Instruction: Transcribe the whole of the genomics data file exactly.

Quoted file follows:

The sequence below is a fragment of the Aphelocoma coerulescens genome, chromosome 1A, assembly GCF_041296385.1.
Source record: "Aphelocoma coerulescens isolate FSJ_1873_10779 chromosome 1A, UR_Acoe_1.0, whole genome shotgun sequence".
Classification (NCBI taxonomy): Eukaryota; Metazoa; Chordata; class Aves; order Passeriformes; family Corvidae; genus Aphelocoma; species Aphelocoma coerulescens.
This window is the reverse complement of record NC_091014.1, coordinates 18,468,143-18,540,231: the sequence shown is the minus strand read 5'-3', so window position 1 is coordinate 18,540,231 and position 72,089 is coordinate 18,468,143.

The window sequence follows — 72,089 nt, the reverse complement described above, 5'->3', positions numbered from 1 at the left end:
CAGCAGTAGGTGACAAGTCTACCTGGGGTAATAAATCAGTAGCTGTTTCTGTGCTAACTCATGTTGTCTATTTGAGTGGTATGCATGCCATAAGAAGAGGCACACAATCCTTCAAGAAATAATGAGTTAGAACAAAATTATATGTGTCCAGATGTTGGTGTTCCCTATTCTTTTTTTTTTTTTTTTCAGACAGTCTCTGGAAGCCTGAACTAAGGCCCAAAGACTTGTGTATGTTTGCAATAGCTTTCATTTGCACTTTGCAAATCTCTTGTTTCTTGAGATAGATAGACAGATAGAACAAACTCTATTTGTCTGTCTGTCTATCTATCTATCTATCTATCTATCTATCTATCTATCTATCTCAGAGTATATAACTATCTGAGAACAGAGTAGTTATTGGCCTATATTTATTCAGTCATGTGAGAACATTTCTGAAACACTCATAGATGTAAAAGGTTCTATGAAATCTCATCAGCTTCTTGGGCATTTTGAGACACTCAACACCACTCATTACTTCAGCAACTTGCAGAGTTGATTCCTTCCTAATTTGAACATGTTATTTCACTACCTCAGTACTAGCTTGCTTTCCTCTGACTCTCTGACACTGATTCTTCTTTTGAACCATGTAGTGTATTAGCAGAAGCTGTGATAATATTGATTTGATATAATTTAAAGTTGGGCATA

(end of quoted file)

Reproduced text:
The sequence below is a fragment of the Aphelocoma coerulescens genome, chromosome 1A, assembly GCF_041296385.1.
Source record: "Aphelocoma coerulescens isolate FSJ_1873_10779 chromosome 1A, UR_Acoe_1.0, whole genome shotgun sequence".
Classification (NCBI taxonomy): Eukaryota; Metazoa; Chordata; class Aves; order Passeriformes; family Corvidae; genus Aphelocoma; species Aphelocoma coerulescens.
This window is the reverse complement of record NC_091014.1, coordinates 18,468,143-18,540,231: the sequence shown is the minus strand read 5'-3', so window position 1 is coordinate 18,540,231 and position 72,089 is coordinate 18,468,143.

The window sequence follows — 72,089 nt, the reverse complement described above, 5'->3', positions numbered from 1 at the left end:
CAGCAGTAGGTGACAAGTCTACCTGGGGTAATAAATCAGTAGCTGTTTCTGTGCTAACTCATGTTGTCTATTTGAGTGGTATGCATGCCATAAGAAGAGGCACACAATCCTTCAAGAAATAATGAGTTAGAACAAAATTATATGTGTCCAGATGTTGGTGTTCCCTATTCTTTTTTTTTTTTTTTTCAGACAGTCTCTGGAAGCCTGAACTAAGGCCCAAAGACTTGTGTATGTTTGCAATAGCTTTCATTTGCACTTTGCAAATCTCTTGTTTCTTGAGATAGATAGACAGATAGAACAAACTCTATTTGTCTGTCTGTCTATCTATCTATCTATCTATCTATCTATCTATCTATCTATCTCAGAGTATATAACTATCTGAGAACAGAGTAGTTATTGGCCTATATTTATTCAGTCATGTGAGAACATTTCTGAAACACTCATAGATGTAAAAGGTTCTATGAAATCTCATCAGCTTCTTGGGCATTTTGAGACACTCAACACCACTCATTACTTCAGCAACTTGCAGAGTTGATTCCTTCCTAATTTGAACATGTTATTTCACTACCTCAGTACTAGCTTGCTTTCCTCTGACTCTCTGACACTGATTCTTCTTTTGAACCATGTAGTGTATTAGCAGAAGCTGTGATAATATTGATTTGATATAATTTAAAGTTGGGCATA